Insights

The customer screening cycle


When should you screen?

• PRE-MEETING – It is a good idea to screen prospective customers before you meet them to find out whether they are the type of people you should be doing business with.

• DURING customer on-boarding, before accepting the customer. In most jurisdictions it is no longer acceptable to on-board a customer and screen them for the first time 30 days later

• DURING a review of customer files

• ONCE a customer has been on-boarded, more or less regularly according to the customer’s risk level

• IF a customer has been dormant for a while and becomes active again

• IF a customer attempts a large, out of character transaction

RiskScreen Core’s open license enables you to add multiple users at no extra cost so you can empower your business development staff (your first line of defence) with access to your due diligence technology

 

What should you screen?

As a minimum, customers should be screened against the lists stipulated for your sector. E.g. if regulations require that you screen customers for PEP status, this must be done for all customers—new and existing.

Other sources to screen against include global sanctions and government watch lists and adverse media.

RiskScreen’s live search engine screens your customers against world-leading Dow Jones AML datasets (including sanctions, PEPs database and watch lists) plus it has an integrated live adverse media search – screening your customer against all required sources in one name search.

 

RiskScreen search sources

When to do enhanced due diligence

Enhanced due diligence (EDD) means investigating a customer more thoroughly than you would in regular screening. In most jurisdictions, in the course of regular screening, you will be required to conduct EDD when you have identified that you’re dealing with a high risk customer.

The form your EDD takes should depend on the nature and severity of the risk. It can vary from an adverse media check, to investigating corporate structures linked to an individual, to verifying income sources.

EDD should leave you confident that any risk has been mitigated and is unlikely to be realised.

Red flags that might lead you to carry out EDD include:

• A customer is a PEP or is on a watch list (PEP status alone isn’t sufficient to reject a customer: the majority of PEPs are not engaged in corrupt activities, though they should be treated as high risk)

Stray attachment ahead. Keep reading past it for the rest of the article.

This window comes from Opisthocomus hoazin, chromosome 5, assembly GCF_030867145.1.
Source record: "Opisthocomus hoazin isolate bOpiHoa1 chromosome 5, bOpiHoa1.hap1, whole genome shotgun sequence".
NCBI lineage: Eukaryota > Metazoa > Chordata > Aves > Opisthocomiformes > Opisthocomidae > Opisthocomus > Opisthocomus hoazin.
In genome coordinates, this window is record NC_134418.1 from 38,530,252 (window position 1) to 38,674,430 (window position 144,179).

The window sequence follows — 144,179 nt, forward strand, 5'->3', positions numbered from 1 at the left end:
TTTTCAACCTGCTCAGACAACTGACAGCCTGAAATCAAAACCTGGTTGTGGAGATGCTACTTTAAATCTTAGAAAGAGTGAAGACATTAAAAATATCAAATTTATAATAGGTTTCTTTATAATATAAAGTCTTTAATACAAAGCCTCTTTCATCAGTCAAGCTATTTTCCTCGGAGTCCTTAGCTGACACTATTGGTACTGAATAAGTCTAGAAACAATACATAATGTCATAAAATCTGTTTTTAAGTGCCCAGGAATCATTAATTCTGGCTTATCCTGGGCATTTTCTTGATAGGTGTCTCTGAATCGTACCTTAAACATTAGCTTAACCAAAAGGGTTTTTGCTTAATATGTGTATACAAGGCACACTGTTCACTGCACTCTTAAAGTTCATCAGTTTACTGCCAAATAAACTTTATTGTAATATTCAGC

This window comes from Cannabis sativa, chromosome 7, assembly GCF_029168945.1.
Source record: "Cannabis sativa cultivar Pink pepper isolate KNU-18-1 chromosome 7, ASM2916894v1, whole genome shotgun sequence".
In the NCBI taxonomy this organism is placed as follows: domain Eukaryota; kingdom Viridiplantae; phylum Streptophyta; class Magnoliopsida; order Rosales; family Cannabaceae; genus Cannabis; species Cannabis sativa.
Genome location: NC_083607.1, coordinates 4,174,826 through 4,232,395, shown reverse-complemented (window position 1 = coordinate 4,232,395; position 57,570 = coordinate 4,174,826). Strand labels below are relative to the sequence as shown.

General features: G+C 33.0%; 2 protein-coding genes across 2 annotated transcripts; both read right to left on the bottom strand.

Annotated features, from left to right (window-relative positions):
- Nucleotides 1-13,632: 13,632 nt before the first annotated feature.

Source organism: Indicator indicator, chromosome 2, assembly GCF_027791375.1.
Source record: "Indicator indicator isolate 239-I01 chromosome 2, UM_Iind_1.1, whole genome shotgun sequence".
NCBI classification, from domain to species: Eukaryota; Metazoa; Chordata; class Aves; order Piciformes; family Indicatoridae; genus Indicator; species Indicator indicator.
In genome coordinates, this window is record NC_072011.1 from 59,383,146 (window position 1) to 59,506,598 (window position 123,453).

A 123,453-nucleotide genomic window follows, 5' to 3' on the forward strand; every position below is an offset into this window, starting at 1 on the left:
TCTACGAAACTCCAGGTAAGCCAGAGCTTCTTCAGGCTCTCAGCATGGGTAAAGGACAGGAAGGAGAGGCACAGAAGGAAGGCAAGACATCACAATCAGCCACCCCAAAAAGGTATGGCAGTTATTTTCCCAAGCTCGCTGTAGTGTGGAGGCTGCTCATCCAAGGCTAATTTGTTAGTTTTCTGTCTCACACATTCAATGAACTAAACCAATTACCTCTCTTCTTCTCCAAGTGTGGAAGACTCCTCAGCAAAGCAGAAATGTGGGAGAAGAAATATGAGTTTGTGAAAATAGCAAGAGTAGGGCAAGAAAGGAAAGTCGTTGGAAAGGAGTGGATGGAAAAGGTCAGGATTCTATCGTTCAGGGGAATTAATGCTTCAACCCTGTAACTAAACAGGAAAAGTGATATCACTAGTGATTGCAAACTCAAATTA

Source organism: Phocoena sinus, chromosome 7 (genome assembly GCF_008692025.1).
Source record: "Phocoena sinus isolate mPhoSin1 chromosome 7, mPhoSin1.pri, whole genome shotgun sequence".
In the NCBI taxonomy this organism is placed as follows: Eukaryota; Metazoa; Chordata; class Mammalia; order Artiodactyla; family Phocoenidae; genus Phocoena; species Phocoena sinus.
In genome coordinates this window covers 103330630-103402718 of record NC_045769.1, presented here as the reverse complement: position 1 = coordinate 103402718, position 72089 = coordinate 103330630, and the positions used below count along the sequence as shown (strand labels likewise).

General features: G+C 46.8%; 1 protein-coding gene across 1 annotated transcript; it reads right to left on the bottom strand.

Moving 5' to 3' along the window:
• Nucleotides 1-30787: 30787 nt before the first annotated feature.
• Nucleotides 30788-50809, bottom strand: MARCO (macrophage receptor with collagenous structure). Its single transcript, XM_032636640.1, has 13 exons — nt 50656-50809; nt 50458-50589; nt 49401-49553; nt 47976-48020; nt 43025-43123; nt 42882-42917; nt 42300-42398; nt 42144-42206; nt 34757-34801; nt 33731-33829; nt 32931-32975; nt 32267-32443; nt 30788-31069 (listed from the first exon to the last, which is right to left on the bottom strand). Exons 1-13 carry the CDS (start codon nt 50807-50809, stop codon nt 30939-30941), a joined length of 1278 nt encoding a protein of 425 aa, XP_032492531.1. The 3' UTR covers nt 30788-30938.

• A customer has adverse media associated with them relating either to financial crime risk or to reputational risk for your business

• A customer told you something during on-boarding which causes you concern, such as an unusual proposed activity profile, or that they have family links to risky jurisdictions

Always document both the EDD you carry out and the rationale behind any resulting actions.

RiskScreen Core‘s EDD search mode allows you to generate EDD reports at a fraction of the cost of the reports being produced externally.

 

Screening source of funds

If you have concerns about the source of a customer’s funds or wealth, screen specifically in relation to that: look in more detail at the property or funds in question; consider screening it as well as the customer.

 

Interpreting results

1. Confirm that the results do indeed relate to your customer. For an exact name match, use metadata such as passport number, date of birth, country of origin and so on.

2. If you get a name match that is close but not identical, check the metadata to ensure it isn’t an alias for your customer

3. PEPs, sanctions and watch lists are drawn from databases compiled by qualified authorities about individuals who pose some form of risk. Adverse media searches pull in material from all of the search-able web. In analysing adverse media search results it is important to consider the providence of each result. Does it come from a well-regarded, widely-read news organisation? Or is it drawn from a smaller blog or website, the output of which may be less reliable? Unmoderated blogs or results from small, local news outlets, aren’t necessarily irrelevant but you should seek to corroborate any information gleaned from them against other sources

4. A result that says ‘this person is involved in bribery’ is easy to interpret. Other types of result—a complex corporate structure from an OpenCorporates search, for example— may not be. Your staff will need a degree of understanding of money laundering ‘hotspots’ and methodologies in order to assess risk effectively, and should be trained accordingly.

 

Download RiskScreen Core example pdf report

 

Ongoing risk profile monitoring

Whilst customers are generally, screened using a manual ‘point’ system at the on-boarding and review stages of the relationship, their names can be added to a ‘batch’ screening system which continuously screens your entire customer base overnight. The purpose of this is to ensure that your business is alerted to changes in the status or risk profile of your customers at the earliest possible opportunity, allowing you to react accordingly in compliance with your risk-based anti money laundering obligations.

RiskScreen’s batch screening engine (RiskScreen Batch) screens your entire customer base against world-leading Dow Jones AML datasets at whatever depth and frequency you choose and is the first truly risk-based customer batch screening engine.

 

 

5 Common Pitfalls of Customer Screening

The ‘Absence of Suspicion’ – Why You Need to Batch Screen Your Customers